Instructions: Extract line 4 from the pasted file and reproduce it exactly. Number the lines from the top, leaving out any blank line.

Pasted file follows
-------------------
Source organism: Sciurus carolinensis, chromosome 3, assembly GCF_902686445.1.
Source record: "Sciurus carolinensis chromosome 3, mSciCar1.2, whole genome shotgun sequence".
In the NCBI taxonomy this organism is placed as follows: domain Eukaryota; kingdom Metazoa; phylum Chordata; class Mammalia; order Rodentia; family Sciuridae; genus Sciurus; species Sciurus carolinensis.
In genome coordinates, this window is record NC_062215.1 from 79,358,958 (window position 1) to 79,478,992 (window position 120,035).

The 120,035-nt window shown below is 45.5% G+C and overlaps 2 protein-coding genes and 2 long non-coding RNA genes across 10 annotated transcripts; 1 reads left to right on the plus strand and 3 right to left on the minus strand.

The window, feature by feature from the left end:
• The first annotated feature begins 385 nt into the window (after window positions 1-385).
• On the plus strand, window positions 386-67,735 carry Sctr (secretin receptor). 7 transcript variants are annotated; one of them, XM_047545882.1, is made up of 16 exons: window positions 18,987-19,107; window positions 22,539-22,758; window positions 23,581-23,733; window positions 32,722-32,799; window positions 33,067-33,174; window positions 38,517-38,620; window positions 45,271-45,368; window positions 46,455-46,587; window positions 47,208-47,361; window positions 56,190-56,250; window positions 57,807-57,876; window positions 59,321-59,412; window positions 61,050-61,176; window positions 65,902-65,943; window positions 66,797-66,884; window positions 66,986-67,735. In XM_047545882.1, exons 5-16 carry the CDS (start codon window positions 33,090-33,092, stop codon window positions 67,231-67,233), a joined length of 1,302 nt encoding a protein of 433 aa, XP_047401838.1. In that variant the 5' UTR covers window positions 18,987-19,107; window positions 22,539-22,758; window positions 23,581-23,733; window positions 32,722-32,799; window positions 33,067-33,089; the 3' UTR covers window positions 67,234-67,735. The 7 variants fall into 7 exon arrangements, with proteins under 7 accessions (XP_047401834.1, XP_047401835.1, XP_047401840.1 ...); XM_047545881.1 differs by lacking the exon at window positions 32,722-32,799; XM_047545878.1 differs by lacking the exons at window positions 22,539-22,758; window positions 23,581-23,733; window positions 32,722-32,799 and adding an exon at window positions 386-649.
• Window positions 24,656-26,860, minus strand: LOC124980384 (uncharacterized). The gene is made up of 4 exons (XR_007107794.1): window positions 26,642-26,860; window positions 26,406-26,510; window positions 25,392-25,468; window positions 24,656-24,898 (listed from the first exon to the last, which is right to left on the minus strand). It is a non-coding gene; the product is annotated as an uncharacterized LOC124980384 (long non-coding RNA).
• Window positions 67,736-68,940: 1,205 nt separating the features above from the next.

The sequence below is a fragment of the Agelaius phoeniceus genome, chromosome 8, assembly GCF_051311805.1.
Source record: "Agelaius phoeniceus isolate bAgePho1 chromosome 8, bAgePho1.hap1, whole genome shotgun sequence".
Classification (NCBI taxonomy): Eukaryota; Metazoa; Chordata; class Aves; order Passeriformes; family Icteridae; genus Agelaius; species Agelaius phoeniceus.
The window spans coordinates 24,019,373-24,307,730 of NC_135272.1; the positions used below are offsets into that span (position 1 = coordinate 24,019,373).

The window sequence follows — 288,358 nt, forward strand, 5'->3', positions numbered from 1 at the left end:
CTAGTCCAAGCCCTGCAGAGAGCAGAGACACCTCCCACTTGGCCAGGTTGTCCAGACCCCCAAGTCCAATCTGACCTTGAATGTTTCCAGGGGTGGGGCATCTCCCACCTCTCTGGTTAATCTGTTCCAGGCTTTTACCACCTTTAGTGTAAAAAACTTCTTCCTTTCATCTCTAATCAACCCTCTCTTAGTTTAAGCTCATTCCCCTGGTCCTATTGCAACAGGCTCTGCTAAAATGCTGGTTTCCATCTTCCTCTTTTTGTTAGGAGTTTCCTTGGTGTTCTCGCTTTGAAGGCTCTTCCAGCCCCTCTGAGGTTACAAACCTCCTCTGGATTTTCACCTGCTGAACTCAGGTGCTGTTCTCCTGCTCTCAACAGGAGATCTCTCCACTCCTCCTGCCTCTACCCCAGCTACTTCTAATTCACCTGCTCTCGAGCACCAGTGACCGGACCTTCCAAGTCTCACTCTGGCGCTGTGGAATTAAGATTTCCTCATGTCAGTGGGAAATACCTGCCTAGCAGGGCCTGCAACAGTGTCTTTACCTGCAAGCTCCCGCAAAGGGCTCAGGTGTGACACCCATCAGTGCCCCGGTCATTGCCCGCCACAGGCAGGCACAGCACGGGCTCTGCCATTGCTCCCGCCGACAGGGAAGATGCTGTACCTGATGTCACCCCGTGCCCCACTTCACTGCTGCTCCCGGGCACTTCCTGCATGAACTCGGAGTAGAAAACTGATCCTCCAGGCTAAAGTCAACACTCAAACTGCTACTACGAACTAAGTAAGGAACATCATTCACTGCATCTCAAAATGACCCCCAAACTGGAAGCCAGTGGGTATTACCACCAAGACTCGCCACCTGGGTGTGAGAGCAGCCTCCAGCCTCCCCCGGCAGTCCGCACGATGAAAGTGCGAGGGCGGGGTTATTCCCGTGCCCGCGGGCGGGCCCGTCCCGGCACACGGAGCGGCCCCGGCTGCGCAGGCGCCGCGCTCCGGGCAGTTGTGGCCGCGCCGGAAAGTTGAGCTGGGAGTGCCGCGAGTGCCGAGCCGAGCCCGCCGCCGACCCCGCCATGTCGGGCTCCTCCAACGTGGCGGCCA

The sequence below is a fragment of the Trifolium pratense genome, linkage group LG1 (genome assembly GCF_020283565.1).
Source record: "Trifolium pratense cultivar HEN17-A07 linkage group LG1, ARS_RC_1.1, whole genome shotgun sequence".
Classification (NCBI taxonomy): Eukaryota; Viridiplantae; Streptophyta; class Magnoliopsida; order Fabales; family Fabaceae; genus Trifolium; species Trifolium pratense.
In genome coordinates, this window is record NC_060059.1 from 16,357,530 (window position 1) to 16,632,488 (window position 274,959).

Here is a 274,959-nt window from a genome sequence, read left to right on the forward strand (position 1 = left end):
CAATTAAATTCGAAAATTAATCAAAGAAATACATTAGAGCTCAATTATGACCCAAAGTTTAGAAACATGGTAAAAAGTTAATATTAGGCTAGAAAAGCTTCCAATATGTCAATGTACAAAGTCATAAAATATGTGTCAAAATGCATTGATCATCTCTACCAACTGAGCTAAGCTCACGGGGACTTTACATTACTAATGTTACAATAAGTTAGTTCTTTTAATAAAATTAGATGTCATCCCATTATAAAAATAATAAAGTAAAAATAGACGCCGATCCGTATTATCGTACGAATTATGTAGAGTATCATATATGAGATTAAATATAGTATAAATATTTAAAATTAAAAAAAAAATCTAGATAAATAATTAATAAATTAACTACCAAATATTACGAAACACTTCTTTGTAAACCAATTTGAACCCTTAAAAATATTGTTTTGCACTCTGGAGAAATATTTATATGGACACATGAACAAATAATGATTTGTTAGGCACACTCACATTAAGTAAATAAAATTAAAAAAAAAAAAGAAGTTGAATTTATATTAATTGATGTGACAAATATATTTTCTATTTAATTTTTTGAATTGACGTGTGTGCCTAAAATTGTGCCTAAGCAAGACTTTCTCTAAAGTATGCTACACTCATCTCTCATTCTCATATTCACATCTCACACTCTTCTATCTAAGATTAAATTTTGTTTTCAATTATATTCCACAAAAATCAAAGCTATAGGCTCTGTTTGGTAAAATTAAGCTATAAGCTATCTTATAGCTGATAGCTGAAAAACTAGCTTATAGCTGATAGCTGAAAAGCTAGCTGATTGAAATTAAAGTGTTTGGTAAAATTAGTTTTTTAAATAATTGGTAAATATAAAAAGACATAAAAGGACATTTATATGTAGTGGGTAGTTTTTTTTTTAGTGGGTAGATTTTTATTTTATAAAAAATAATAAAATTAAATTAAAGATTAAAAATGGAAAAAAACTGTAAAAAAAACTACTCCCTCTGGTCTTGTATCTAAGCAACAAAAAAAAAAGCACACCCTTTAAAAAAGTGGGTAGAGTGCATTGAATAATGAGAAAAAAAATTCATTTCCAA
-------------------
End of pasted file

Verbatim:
In genome coordinates, this window is record NC_062215.1 from 79,358,958 (window position 1) to 79,478,992 (window position 120,035).